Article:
Celebrate Poetry Month with Cave Canem, The Voice of Black Poetry

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By Fern Gillespie for Our Time Press

The words of Black poets have been entwined in American culture and history for over 100 years. During the early 20th Century, there were poets of the Harlem Renaissance like Langston Hughes, Countee Cullen, Zora Neal Hurston, James Weldon Johnson, Sterling Brown, Jessie Fauset, Paul Laurence Dunbar, Helene Johnson, Claude McKay and others from W.E.B. DuBois’ “Talented Tenth.”

The 1960s and 1970s were the height of the Black Arts Movement, which was described by founder Amiri Baraka to “create an art, a literature that would fight for black people’s liberation with as much intensity as Malcolm X our ‘Fire Prophet’ and the rest of the enraged masses who took to the streets.”

Baraka was joined by poets who led the movement like Jayne Cortez, Nikki Giovanni, Sonia Sanchez, Gil Scott-Heron, Maya Angelou, Ntozake Shange, Audre Lorde, Haki Madhubuti and Larry Neal.

By 1996, a new Black poetry movement was emerging. Poet-scholars Toi Derricotte, an award-winning poet and current professor at the University of Pittsburgh partnered with Cornelius Eady, NAACP Image Award and Pulitzer Prize-nominated poet, who is the Chair of Excellence in the English Department at the University of Tennessee Knoxville.

They created a national Black cultural nonprofit Cave Canem, dedicated to nurturing a new generation of Black poets. Cave Canem, which holds weeklong annual poetry retreats, prizes and fellowships to help foster the growth of Black poets.

Today, Cave Canem, headquartered in Brooklyn, is renowned for having a key role in developing the voices and careers of some of the most acclaimed poets of the 21st century.

In recognition of Poetry Month, Our Time Press spoke with Cornelius Eady about the development and impact of Cave Canem in nurturing Black poets.

“Toi and I felt there was a need for a space where a Black poet could feel they could have their work seen and heard without the added complication of having to justify or defend being in that space. Or resort to silence as a defense mechanism.” he explained.

At Cave Canem’s annual week-long retreat for Black poets, writers from diverse poetic traditions are given the opportunity to study and create. “I think it’s not just the retreat–it’s the ways Cave Canem has learned and grown over the years as an organization –part of a positive change that poets want to be a part of,” he said. “Art as a counterbalance to all the ways this culture seems to want your silence.”

In a recent article, the New York Times listed some of the poetry luminaries that are part of Cave Canem.

Two U.S. poet laureates (Tracy K. Smith and Natasha Trethewey). Six Pulitzer Prize winners (Carl Phillips, Jericho Brown, Tyehimba Jess, Gregory Pardlo, along with Smith and Trethewey). Five National Book Award winners. Three MacArthur “genius” grant winners.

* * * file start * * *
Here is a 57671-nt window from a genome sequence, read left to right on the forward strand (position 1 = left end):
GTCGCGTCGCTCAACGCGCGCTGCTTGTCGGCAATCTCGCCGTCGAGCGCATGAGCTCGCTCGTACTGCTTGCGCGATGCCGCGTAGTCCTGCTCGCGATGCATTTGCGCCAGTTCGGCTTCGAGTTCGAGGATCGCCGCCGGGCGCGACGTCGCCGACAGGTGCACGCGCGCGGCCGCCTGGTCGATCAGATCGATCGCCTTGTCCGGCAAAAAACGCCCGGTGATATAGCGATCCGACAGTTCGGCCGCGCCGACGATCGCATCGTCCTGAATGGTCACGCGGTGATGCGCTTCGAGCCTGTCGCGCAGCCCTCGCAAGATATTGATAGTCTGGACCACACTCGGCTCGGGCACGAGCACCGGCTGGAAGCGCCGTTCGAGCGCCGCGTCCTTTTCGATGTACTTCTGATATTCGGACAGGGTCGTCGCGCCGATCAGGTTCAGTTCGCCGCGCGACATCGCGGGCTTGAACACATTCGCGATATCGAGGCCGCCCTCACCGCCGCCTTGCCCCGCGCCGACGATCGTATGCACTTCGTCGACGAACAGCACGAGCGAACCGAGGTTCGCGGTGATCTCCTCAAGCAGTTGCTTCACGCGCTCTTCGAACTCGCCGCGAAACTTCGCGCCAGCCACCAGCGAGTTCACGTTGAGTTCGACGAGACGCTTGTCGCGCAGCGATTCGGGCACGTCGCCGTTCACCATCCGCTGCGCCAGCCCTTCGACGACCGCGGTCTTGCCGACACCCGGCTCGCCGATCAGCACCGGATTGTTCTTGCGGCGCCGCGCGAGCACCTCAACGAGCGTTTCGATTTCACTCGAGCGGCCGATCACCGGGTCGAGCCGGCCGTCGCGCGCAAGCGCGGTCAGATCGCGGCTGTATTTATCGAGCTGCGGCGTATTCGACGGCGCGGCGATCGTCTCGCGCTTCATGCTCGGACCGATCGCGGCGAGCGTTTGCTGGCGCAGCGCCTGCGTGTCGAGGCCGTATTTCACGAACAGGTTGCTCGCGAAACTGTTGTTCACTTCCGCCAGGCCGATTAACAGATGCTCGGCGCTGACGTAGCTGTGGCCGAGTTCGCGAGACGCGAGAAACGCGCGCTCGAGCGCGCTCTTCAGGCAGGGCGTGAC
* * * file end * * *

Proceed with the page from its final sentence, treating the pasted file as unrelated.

Twenty-four Guggenheim fellows. Six American Book Award winners. This also includes Cave Canem fellows or faculty members serving as poet laureates of cities and states. In addition, there’s Brooklyn resident Mahogany L. Browne, who became the first poet in residence at Lincoln Center.

“I think it’s wonderful that over the years–and we are running up to our 30th-so many of the poets from the workshop have gone on to have such successful careers.

We have had the joy and honor of meeting their work before the prizes arrived, and I think for the fellows who attend it’s a sense of community that you can’t find in say, being the only poet of color in an MFA program,” he said.

“It’s an energy that is carried back through the rest of the year-you KNOW, for certain, you’re not on your own anymore, that there are poets out there who “get” you and know where you are and are excited to know where your writing is headed. Many in Cave Canem see and feel the workshop -and all the fellows who have gone through it–as a family.”

This April, scholar-poet Elizabeth Alexander, president of the Andrew W. Mellon Foundation, presented Cave Canem with a $2.5 million funding award over 5 year period.

It was Cave Canem’s largest gift and was part of the Mellon Foundation’s Righting the Scales Toward Abundance grant program that provides resources for historically under-resourced artists and creative organizations to aid efforts in creation, conservation, and preservation.

Poets like Sonia Sanchez and Nikki Giovanni from the Black Arts movement are involved with Cave Canem. Eady believes that the Black Arts Movement continues to influence contemporary Black poets.

“The short answer is yes–the longer answer lies in the ways Black poets explore, push expand our voices–what CAN’T we write about these days?

I think it’s an exciting time to be a Black poet, and I certainly feel the Black Arts Movement helped to crack open that door,” said Eady. “I think it’s finally our time–I would add all Poets of Color here–I think readers are discovering just what they’ve been missing.”

For information on being a part of Cave Canem and also attending upcoming poetry events, check out the website at https://cavecanempoets.org